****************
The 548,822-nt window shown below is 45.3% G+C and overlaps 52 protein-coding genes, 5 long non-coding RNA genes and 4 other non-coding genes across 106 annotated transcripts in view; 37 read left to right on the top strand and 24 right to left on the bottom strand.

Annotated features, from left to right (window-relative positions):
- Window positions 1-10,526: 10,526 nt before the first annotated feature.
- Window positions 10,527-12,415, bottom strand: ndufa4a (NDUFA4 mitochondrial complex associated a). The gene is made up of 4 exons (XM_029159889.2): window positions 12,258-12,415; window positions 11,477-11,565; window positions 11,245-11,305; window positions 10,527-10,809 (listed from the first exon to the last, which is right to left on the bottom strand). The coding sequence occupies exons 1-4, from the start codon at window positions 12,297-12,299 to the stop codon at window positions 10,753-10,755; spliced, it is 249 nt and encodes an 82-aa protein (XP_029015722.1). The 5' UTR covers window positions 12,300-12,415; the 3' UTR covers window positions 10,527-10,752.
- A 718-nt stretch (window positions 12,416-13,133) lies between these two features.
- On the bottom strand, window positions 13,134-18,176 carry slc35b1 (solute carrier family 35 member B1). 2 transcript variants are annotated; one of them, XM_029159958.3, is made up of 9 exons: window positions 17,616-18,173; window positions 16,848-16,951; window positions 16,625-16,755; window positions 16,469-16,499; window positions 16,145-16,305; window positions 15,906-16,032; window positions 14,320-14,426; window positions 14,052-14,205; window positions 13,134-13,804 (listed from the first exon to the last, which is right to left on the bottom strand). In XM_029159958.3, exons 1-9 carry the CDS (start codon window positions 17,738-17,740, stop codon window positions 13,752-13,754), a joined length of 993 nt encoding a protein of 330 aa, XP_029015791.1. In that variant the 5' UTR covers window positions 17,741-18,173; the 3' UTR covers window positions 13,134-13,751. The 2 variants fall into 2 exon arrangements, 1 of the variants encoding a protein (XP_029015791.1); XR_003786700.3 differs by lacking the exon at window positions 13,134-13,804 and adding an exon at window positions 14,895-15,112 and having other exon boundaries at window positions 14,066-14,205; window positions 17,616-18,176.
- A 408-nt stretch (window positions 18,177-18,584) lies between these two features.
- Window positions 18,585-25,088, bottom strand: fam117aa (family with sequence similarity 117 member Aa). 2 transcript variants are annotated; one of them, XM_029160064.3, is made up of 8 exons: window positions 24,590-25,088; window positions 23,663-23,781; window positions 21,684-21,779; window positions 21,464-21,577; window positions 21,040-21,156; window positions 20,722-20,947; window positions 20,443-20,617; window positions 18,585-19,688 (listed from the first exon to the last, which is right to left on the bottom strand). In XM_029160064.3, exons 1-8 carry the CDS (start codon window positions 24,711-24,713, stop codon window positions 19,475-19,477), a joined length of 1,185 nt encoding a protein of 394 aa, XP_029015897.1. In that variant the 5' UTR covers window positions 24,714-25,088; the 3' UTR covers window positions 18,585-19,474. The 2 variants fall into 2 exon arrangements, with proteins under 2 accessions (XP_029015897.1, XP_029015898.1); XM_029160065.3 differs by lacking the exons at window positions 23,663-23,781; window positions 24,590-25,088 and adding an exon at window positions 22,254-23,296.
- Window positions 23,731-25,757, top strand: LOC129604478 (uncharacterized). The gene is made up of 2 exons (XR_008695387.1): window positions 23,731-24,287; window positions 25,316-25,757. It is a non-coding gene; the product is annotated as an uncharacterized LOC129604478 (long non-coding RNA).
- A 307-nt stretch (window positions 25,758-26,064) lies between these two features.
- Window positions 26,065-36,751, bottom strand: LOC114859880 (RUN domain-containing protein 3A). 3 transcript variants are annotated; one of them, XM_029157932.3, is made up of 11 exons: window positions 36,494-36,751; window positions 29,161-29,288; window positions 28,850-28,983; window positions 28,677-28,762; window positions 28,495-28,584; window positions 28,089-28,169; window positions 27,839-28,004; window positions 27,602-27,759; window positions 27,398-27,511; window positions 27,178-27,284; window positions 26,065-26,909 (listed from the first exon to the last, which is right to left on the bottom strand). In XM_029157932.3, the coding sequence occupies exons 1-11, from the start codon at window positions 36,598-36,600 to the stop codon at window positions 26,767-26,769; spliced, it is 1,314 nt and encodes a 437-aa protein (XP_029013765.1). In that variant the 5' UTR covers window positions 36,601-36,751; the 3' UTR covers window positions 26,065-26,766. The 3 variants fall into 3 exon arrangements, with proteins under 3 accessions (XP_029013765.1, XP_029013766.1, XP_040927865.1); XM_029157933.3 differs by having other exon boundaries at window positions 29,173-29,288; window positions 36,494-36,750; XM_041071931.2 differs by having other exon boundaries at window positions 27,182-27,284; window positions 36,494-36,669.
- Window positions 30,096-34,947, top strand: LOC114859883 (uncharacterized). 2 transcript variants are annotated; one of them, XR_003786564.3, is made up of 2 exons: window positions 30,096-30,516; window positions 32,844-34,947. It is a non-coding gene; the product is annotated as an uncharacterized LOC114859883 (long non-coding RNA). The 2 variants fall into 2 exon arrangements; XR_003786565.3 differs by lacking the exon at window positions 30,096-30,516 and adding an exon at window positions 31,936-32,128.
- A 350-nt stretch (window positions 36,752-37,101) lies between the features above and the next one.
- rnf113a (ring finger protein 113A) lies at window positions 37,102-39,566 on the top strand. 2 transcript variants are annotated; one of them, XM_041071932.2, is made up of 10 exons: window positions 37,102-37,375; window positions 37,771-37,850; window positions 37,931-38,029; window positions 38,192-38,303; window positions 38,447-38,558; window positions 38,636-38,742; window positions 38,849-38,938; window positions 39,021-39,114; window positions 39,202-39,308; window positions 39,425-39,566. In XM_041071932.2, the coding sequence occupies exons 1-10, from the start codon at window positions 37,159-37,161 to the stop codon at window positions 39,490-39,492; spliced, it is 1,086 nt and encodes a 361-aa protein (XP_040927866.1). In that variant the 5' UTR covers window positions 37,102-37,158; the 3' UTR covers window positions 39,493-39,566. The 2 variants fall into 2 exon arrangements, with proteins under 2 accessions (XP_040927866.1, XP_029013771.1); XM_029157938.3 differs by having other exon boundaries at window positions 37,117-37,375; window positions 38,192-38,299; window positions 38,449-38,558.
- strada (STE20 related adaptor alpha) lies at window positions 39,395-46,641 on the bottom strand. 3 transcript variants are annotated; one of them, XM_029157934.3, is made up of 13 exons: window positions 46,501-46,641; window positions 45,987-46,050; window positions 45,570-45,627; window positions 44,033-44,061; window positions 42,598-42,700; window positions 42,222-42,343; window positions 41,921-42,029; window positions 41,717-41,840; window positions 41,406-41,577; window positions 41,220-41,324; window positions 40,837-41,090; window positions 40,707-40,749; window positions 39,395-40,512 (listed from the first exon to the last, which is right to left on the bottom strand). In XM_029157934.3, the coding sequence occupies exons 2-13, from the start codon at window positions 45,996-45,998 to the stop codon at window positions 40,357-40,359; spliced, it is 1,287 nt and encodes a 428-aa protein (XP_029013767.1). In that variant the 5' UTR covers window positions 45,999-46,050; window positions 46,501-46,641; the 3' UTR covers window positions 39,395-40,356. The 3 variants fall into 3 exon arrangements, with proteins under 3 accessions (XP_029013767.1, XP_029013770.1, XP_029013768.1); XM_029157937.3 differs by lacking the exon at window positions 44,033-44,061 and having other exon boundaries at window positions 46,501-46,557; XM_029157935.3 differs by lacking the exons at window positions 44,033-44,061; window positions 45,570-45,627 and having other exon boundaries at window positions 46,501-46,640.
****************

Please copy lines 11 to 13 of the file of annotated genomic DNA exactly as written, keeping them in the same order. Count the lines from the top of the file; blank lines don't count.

- Window positions 26,065-36,751, bottom strand: LOC114859880 (RUN domain-containing protein 3A). 3 transcript variants are annotated; one of them, XM_029157932.3, is made up of 11 exons: window positions 36,494-36,751; window positions 29,161-29,288; window positions 28,850-28,983; window positions 28,677-28,762; window positions 28,495-28,584; window positions 28,089-28,169; window positions 27,839-28,004; window positions 27,602-27,759; window positions 27,398-27,511; window positions 27,178-27,284; window positions 26,065-26,909 (listed from the first exon to the last, which is right to left on the bottom strand). In XM_029157932.3, the coding sequence occupies exons 1-11, from the start codon at window positions 36,598-36,600 to the stop codon at window positions 26,767-26,769; spliced, it is 1,314 nt and encodes a 437-aa protein (XP_029013765.1). In that variant the 5' UTR covers window positions 36,601-36,751; the 3' UTR covers window positions 26,065-26,766. The 3 variants fall into 3 exon arrangements, with proteins under 3 accessions (XP_029013765.1, XP_029013766.1, XP_040927865.1); XM_029157933.3 differs by having other exon boundaries at window positions 29,173-29,288; window positions 36,494-36,750; XM_041071931.2 differs by having other exon boundaries at window positions 27,182-27,284; window positions 36,494-36,669.
- Window positions 30,096-34,947, top strand: LOC114859883 (uncharacterized). 2 transcript variants are annotated; one of them, XR_003786564.3, is made up of 2 exons: window positions 30,096-30,516; window positions 32,844-34,947. It is a non-coding gene; the product is annotated as an uncharacterized LOC114859883 (long non-coding RNA). The 2 variants fall into 2 exon arrangements; XR_003786565.3 differs by lacking the exon at window positions 30,096-30,516 and adding an exon at window positions 31,936-32,128.
- A 350-nt stretch (window positions 36,752-37,101) lies between the features above and the next one.